The properties of the multinomial distribution include the marginal distribution and the lumping property. The marginal distribution of one category in the multinomial distribution is a binomial distribution with parameters determined by the number of objects and the probability of that category. The lumping property allows for merging certain categories together, resulting in a new multinomial distribution with fewer dimensions.

Q: Why is the Cauchy distribution considered "evil"?

The Cauchy distribution is considered "evil" because it lacks certain properties that are typically associated with distributions. It does not have an expected value or a variance, and its strange behavior when averaging multiple IID Cauchy variables leads to unusual results. Despite its unconventional properties, the Cauchy distribution is still useful in certain applications where ratios are a natural occurrence.

Q: How is the probability density function (PDF) of the Cauchy distribution derived?

The PDF of the Cauchy distribution, denoted as T, can be derived by finding its cumulative distribution function (CDF) and then taking its derivative. One approach is to directly write down the integral of the joint probability density function (PDF) and evaluate it using techniques such as changing variables and simplifying expressions. Another approach is to use the law of total probability and condition on either X or Y to simplify the integral. Both methods ultimately yield the same result: a Cauchy distribution PDF of 1 / (pi * (1 + t^2)).

Takeaways

The joint distributions of random variables can be analyzed by understanding the structure of the problem and utilizing the properties of the variables involved. In the case of the expected value of the absolute difference between two iid standard normal variables, recognizing the properties of the difference of normals simplifies the problem. The multinomial distribution is a useful multivariate distribution for categorizing objects into multiple categories, with properties such as the marginal distribution and the lumping property. The Cauchy distribution is a unique distribution with unconventional properties such as the lack of a mean and variance. Different approaches, such as integrating the joint PDF or using the law of total probability, can be used to find the PDF of the Cauchy distribution.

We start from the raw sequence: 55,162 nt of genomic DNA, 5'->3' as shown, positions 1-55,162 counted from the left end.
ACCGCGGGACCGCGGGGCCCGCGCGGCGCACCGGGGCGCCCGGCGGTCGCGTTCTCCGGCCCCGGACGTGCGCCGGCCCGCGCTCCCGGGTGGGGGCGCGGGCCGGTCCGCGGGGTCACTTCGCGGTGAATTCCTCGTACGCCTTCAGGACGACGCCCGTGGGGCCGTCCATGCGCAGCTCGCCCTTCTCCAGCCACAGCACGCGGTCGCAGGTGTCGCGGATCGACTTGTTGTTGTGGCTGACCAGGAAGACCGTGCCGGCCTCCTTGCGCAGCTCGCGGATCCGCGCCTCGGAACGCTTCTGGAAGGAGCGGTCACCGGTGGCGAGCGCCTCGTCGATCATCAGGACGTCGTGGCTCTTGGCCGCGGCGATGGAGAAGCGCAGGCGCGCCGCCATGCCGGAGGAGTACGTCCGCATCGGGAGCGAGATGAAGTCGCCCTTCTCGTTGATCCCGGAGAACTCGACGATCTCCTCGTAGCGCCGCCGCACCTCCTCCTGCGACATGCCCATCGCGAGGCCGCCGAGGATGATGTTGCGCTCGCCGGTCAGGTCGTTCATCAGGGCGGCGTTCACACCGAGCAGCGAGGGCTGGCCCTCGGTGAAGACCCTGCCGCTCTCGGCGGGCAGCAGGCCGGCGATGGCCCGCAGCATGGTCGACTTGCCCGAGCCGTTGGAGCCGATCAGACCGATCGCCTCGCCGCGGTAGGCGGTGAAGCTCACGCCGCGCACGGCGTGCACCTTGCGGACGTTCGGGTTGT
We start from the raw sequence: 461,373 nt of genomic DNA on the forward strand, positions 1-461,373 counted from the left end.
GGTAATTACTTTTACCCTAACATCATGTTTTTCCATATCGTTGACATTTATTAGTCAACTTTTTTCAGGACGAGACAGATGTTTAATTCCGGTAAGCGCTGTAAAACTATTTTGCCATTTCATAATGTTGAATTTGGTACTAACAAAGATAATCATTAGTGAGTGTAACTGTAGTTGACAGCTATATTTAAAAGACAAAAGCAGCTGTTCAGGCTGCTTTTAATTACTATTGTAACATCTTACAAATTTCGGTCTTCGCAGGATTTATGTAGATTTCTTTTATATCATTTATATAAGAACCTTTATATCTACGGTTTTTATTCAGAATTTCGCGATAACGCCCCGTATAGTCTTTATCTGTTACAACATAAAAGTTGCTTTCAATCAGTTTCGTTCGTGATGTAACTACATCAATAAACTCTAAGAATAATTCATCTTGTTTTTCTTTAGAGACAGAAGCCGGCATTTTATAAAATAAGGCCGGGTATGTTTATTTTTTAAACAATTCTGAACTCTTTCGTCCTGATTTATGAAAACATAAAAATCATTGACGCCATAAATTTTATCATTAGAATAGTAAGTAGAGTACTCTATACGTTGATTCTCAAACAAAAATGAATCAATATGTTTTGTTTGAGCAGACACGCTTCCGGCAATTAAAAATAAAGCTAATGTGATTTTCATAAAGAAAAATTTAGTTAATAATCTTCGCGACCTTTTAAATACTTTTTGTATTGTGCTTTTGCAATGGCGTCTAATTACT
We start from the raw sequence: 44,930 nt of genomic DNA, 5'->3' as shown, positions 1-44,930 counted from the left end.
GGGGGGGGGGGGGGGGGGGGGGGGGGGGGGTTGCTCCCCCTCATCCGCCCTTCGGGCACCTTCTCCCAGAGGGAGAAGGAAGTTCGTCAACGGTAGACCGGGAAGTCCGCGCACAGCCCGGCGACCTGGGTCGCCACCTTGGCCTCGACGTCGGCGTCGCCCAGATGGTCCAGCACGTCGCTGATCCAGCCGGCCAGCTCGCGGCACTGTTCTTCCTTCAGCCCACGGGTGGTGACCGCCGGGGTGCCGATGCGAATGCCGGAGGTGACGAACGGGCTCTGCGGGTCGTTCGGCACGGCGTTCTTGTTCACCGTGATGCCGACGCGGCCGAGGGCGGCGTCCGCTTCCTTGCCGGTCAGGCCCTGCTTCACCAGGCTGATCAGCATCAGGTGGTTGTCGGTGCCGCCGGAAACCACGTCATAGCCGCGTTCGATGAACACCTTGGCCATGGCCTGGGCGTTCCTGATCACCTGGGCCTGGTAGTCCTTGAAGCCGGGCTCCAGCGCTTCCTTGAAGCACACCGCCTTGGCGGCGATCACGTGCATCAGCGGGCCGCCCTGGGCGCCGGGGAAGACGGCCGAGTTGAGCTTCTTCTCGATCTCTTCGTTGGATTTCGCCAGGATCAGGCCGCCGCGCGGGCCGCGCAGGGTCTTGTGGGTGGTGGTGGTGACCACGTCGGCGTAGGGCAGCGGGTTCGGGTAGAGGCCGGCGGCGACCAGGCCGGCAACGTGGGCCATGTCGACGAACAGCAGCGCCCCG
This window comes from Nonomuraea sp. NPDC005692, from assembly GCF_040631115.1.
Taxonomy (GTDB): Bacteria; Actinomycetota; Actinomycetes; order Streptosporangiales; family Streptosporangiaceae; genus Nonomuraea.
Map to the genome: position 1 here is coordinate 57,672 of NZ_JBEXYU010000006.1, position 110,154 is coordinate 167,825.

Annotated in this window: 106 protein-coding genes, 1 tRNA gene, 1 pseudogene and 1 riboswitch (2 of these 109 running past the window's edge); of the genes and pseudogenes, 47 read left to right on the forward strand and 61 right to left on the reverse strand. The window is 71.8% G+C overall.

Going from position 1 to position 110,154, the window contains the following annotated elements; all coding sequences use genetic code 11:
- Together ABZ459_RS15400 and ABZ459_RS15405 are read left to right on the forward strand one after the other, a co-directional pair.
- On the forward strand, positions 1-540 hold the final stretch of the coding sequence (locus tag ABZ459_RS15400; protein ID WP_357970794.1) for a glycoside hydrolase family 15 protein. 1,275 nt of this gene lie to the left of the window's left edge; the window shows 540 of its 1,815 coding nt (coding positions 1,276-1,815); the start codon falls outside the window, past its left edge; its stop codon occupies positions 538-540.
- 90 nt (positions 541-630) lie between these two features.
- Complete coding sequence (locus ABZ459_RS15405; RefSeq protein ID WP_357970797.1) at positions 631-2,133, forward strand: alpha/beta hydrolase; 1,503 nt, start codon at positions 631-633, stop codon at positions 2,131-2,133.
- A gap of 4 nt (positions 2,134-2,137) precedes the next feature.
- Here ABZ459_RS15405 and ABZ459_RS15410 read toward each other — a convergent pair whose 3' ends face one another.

Summary & Key Takeaways

  • Joint distributions are discussed and compared to univariate distributions.

  • The example of finding the expected value of absolute difference between two iid standard normal variables is used to demonstrate the simplicity of the problem when simplified using the properties of the difference of normals.

  • The multinomial distribution is introduced and defined as a multivariate distribution where objects are independently categorized into different categories.

  • The properties of the multinomial distribution, such as its marginal distribution and lumping property, are discussed.

  • The Cauchy distribution is defined as the distribution of the ratio of two independent identically distributed standard normal variables.

  • The PDF of the Cauchy distribution is derived using a double integral and the derivative of the CDF.